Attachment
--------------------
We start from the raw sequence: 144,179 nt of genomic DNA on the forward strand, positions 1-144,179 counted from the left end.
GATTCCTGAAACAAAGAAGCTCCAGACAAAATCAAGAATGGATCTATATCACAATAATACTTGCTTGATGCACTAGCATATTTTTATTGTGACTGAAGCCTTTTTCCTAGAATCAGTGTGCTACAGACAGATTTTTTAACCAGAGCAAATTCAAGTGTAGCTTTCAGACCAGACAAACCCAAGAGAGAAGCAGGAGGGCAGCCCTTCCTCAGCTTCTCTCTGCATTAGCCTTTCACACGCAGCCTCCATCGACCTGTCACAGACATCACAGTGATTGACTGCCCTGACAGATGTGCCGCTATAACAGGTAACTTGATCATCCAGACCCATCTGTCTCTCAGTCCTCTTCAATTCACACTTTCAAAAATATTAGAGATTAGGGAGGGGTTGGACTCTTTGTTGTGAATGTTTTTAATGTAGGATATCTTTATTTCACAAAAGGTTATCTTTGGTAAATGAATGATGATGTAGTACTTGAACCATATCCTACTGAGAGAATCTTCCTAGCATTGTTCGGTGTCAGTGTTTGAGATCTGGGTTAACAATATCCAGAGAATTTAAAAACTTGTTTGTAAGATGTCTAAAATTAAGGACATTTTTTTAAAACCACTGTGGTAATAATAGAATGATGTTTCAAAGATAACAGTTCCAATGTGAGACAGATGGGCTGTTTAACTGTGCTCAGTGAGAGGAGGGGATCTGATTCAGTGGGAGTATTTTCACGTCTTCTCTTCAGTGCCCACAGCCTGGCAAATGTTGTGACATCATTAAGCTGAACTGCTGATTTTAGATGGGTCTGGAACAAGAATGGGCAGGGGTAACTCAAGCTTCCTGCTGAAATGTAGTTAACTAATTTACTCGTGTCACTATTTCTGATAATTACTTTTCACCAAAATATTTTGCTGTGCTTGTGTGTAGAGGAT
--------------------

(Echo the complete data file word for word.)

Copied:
We start from the raw sequence: 144,179 nt of genomic DNA on the forward strand, positions 1-144,179 counted from the left end.
GATTCCTGAAACAAAGAAGCTCCAGACAAAATCAAGAATGGATCTATATCACAATAATACTTGCTTGATGCACTAGCATATTTTTATTGTGACTGAAGCCTTTTTCCTAGAATCAGTGTGCTACAGACAGATTTTTTAACCAGAGCAAATTCAAGTGTAGCTTTCAGACCAGACAAACCCAAGAGAGAAGCAGGAGGGCAGCCCTTCCTCAGCTTCTCTCTGCATTAGCCTTTCACACGCAGCCTCCATCGACCTGTCACAGACATCACAGTGATTGACTGCCCTGACAGATGTGCCGCTATAACAGGTAACTTGATCATCCAGACCCATCTGTCTCTCAGTCCTCTTCAATTCACACTTTCAAAAATATTAGAGATTAGGGAGGGGTTGGACTCTTTGTTGTGAATGTTTTTAATGTAGGATATCTTTATTTCACAAAAGGTTATCTTTGGTAAATGAATGATGATGTAGTACTTGAACCATATCCTACTGAGAGAATCTTCCTAGCATTGTTCGGTGTCAGTGTTTGAGATCTGGGTTAACAATATCCAGAGAATTTAAAAACTTGTTTGTAAGATGTCTAAAATTAAGGACATTTTTTTAAAACCACTGTGGTAATAATAGAATGATGTTTCAAAGATAACAGTTCCAATGTGAGACAGATGGGCTGTTTAACTGTGCTCAGTGAGAGGAGGGGATCTGATTCAGTGGGAGTATTTTCACGTCTTCTCTTCAGTGCCCACAGCCTGGCAAATGTTGTGACATCATTAAGCTGAACTGCTGATTTTAGATGGGTCTGGAACAAGAATGGGCAGGGGTAACTCAAGCTTCCTGCTGAAATGTAGTTAACTAATTTACTCGTGTCACTATTTCTGATAATTACTTTTCACCAAAATATTTTGCTGTGCTTGTGTGTAGAGGAT